Now: Broadwave defaults to local port#88 for stream. So it would be accessed on your local network at the specific machine it is running on, port 88.
(e.g. "192.1.168.150:88/broadwave.mp3"
That is NOT accessible from the internet.
Whatever your IP address may be, (123.45.678.910), set your router to assign a "port number" for incoming requests to the encoder's stream port. Pick some number, like "22333", and decide it will be your 'external' access port. "Port Forward" external port 22333 to 'Internal Port 88 on the machine at 192.1.168.150 locally".
Now, we can request IP address, the assigned port, from the internet, because your router will 'route' that request to the proper location — so....
We ask to connect to "http://123.45.678.910:22333/broadwve.mp3"
...we are routed to the machine/stream address locally
"192.1.168.150:88/broadwave.mp3' Voila!

USING AN ENCODER POINTED TO AN ICECAST SERVER:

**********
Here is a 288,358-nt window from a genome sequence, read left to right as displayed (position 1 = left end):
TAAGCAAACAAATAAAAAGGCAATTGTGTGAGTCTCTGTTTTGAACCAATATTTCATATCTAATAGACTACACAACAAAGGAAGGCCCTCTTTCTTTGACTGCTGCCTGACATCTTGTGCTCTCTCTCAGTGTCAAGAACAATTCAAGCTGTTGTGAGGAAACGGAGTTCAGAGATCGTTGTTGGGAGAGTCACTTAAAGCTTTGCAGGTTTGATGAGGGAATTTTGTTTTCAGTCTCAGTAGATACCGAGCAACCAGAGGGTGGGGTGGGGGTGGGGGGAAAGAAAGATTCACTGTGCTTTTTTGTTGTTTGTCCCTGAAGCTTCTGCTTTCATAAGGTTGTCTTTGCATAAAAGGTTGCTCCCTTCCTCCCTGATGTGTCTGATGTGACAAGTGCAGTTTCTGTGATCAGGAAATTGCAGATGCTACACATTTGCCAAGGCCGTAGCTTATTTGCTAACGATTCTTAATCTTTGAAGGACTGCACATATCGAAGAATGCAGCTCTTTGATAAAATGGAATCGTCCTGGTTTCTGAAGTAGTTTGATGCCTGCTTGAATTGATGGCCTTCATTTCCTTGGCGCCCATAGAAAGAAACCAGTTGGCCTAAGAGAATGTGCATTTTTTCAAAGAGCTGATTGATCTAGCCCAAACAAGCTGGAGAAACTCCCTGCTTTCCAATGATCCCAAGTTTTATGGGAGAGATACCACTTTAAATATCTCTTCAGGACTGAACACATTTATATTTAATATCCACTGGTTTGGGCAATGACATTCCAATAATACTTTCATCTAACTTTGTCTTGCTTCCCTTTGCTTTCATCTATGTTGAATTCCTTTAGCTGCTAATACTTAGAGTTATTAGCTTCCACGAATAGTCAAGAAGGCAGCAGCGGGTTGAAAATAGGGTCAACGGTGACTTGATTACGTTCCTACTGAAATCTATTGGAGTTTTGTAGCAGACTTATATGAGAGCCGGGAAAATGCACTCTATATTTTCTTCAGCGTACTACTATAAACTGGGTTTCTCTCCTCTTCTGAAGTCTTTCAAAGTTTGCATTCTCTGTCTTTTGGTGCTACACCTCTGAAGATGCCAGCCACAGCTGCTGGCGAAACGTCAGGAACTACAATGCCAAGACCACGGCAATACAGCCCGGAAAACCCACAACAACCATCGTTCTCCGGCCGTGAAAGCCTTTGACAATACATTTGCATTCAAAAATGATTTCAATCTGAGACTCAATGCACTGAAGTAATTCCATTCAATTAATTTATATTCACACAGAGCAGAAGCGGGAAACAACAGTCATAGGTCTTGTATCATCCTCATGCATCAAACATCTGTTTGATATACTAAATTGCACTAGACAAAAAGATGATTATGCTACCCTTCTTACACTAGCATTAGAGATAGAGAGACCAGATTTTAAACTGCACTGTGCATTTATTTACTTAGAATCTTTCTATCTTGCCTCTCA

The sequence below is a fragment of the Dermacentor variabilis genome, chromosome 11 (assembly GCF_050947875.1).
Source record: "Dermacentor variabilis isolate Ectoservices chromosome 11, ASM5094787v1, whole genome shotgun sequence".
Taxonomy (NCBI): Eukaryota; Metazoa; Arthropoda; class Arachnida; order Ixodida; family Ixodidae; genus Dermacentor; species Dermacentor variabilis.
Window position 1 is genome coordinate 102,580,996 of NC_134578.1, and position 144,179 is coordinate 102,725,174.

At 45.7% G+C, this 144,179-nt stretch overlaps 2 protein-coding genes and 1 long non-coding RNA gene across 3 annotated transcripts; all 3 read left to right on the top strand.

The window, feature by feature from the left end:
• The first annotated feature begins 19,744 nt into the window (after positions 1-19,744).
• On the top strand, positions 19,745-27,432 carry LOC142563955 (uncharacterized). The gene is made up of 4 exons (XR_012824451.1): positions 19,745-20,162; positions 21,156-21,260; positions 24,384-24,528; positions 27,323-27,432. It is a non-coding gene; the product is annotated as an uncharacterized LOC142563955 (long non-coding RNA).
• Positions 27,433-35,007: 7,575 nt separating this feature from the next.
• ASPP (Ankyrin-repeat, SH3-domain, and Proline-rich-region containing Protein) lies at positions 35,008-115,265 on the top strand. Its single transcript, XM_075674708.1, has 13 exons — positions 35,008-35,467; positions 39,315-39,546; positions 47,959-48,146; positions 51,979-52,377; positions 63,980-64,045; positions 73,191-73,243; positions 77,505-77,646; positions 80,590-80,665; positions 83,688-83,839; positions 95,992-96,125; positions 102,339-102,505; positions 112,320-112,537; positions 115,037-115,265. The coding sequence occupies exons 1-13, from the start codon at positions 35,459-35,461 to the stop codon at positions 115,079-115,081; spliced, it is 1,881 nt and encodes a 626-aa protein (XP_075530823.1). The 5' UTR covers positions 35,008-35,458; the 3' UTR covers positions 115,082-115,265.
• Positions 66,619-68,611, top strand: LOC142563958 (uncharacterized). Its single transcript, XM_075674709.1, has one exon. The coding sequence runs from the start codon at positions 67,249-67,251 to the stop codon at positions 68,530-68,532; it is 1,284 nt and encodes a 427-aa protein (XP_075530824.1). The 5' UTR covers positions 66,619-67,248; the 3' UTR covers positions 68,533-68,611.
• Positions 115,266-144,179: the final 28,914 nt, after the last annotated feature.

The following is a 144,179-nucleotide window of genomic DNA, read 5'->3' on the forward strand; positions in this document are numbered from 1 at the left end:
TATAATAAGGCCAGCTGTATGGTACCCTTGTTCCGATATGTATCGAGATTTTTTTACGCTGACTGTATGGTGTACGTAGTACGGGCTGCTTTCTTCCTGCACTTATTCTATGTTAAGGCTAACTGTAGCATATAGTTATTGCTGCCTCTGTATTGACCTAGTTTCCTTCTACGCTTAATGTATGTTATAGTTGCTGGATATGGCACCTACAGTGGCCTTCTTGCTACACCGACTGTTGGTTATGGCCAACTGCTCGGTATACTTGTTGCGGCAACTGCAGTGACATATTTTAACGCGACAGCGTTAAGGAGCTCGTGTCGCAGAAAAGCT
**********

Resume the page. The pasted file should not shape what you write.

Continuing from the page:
wxradio.dyndns.org

CHRIS has made this quite simple:' simply point or change the encoder mp3 output to wxradio.dyndns.org
User: source
Password: WxRadio2014
Enter as much of the info up in "info we need" as possible.
Your link will now be
http://wxradio.dyndns.org:8000/yourMountPoint
We'll shortly pick up the feed and add it to the NOAAweatherradio.org main.

OTHER THIRD PARTIES, e.g. Broadcastify, TunedIN...

Do what they say. No guarantee we can access or maintain the feed,
NOAAEATHERRADIO.ORG cannot promise continuity or access from these third parties.
Some 3rd parties DO NOT allow direct access from another website, or
make it very difficult. Some (like TuneIn, Streema,e.g.) we won't even attempt

HOW to CONFIGURE YOUR ENCODER:

Too many, too various. follow their manual. (We do have some 'quick start' examples above for "BUTT" and "M3W")
You can follow this thread at WxForum.org for the general development of NoaaWeatherRadio.org
http://www.wxforum.net/index.php?topic=31396.0